We have seen how SocJus, an secular religion, behaves when they become aware of dissenting views being expressed in their midst (here and here). Let’s compare their behavior to how Christians have behaved in a similar setting.
The year is 2006. Richard Dawkins had just published his book, The God Delusion and received all sorts of media attention as it became a best seller. From the Christian perspective, the book is offensive. Dawkins’ interpretation of God and scripture is, shall we say, not all that charitable. What’s more, the title of the book itself labels Christians (and other theists) as mentally ill – suffering from a delusion. And even worse, Dawkins has a chapter in the book arguing that it is better for a child to be sexually molested than raised as a Catholic. He even approvingly quotes a friend in academia who argues that the one place free speech should be taken away is when it comes to parents teaching their children religion: “So we should no more allow parents to teach their children to believe, for example, in the literal truth of the Bible, or that the planets rule their lives, than we should allow parents to knock their children’s teeth out or lock them in a dungeon.”
Dawkins went on a book tour, appearing before various audiences to read excerpts from The God Delusion. One such place was Randolph-Macon Woman’s College, a Methodist-affiliated liberal arts college located in Lynchburg, VA. And as most of you probably know, Lynchburg is home to Jerry Falwell’s Moral Majority and Liberty University. In fact, it was reported that a busload of Liberty U. students went to Dawkins’ speech.
So the analogy between this speech and the Charles Murray speech and Jordan Peterson speech is strong. In all cases, a controversial speaker came to a campus to give a talk that many people would find offensive (for their own particular reasons). So how do the receptions and reactions compare?
Spoiler alert – there is a vast difference. [Video’s of the talk, along with the following Q&A, are posted at the end of this blog entry.]
When Murray got up to speak, the social justice students turned their backs on him and began to chant. When Peterson got up to speak, the social justice students began to chant and beat percussion instruments. When Dawkins got up to speak, he received a loud and warm applause.
Both Murray and Peterson were never allowed to speak given the loud and disruptive protesting would not stop. The protests were designed to prevent the talk from occurring. Dawkins, on the other hand, was allowed to speak without any disruptions, often soliciting laughter from his audience.
Both Murray and Peterson were never given the chance for a Q&A session, as their talks were shut down. The social justice protesters were not only uninterested in hearing the speaker answer their questions, but wanted to make sure no one else could ask questions. Dawkins answered questions for about an hour. Most of the questions came from Christians trying to challenge Dawkins and they were all rather polite. Dawkins seemed to rather enjoy himself most during this part of the talk.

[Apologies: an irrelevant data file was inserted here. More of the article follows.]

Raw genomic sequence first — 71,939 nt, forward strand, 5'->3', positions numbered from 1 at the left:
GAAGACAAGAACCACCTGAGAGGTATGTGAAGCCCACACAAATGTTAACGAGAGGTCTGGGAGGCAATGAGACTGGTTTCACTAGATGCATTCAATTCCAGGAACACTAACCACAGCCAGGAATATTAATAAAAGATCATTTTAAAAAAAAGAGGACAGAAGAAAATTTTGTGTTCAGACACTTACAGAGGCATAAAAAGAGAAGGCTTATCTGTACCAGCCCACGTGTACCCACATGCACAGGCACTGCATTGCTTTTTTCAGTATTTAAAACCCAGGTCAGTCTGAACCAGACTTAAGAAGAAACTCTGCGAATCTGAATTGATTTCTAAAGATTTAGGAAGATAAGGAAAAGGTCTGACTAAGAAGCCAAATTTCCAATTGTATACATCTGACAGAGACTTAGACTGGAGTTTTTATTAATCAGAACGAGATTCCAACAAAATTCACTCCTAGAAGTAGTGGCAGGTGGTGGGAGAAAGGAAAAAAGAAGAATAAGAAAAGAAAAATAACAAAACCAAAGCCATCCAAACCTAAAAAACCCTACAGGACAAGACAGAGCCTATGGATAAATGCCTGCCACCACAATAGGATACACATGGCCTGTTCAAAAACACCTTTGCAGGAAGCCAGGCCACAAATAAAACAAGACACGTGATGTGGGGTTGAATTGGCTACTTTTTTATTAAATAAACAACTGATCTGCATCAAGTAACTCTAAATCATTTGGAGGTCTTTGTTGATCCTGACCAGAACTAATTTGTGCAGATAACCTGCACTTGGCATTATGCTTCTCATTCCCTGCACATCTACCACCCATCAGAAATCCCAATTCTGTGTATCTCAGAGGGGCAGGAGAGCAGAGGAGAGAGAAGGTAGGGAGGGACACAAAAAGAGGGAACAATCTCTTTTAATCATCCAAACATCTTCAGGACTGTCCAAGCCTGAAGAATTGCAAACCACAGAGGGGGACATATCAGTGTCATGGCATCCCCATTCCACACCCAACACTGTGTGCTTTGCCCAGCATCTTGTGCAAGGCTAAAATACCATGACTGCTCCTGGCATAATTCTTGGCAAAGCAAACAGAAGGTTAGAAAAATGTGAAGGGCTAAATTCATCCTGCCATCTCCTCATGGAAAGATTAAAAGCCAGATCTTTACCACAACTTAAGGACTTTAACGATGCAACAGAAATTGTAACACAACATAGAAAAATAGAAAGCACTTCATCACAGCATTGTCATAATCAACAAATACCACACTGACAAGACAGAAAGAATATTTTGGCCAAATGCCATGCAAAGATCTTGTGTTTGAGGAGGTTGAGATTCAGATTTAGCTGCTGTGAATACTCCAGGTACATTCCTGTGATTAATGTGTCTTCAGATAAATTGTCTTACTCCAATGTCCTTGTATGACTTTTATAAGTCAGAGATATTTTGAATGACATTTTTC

Dawkins received warm applause after both his talk and the Q&A session and it was announced that he would be given the chance to sign books afterward. There were no security concerns. Murray and Peterson were effectively chased out their buildings and the protest became violent at Murray’s talk.
Dawkins seemed to enjoy the whole experience. Murray and Peterson were understandably upset by their experiences.
The contrast could not be more striking. In fact, it would seem to me that even atheists would have to acknowledge the difference. That is, compared to the social justice religion, Christians are far more tolerant and respectful of dissenting views. The social justice religion will not allow opposing views to even speak. What’s more, compared to the social justice religion, it should be clear that Christians more greatly value reason and dialog. Rather than chanting and blowing air horns to “shut down” Dawkins, they tried to challenge him during the Q&A session. And while many of the questions were not all that intellectually impressive (IMO), they were FAR better than chanting something like “transphobic piece of shit” at Peterson’s talk. They demonstrated a common value shared by Dawkins and creationists – the desire to elevate reasoned dialog as a means to accommodate disagreement.
And here’s a final question for any atheist readers. Imagine that it is simply not possible to rid the human species of its religious urges. Imagine they have been hard-wired into our brains through millions of years of evolution. That would simply mean it is our fate, as Homo sapiens, is to be surrounded by other humans who behave religiously. If that was the case, who would you rather interact with? The Christians (many of them creationist fundamentalists) at Dawkins’ talk? Or the social justice cultists at Murray’s and Peterson’s talk? You can answer that question privately, but you should think about it.
And here’s a final question for all. Imagine if a hundred Christians from Liberty University had behaved just like social justice warriors. Imagine if they had shut down Dawkins’ talk by screaming slogans in unison, such as “Shut him down” and “Dawkins Go Away.” Then imagine them being proud of themselves for standing up to Dawkins’ Christophobia and keeping Lynchburg a safe space for believers.
Er,……. how to you think the mainstream media would have reacted?
Christians Reacting to Opposing Views
Social Justice People Reacting to Opposing Views
It would be nice if someone made a mashup of the talks in comparison. 😉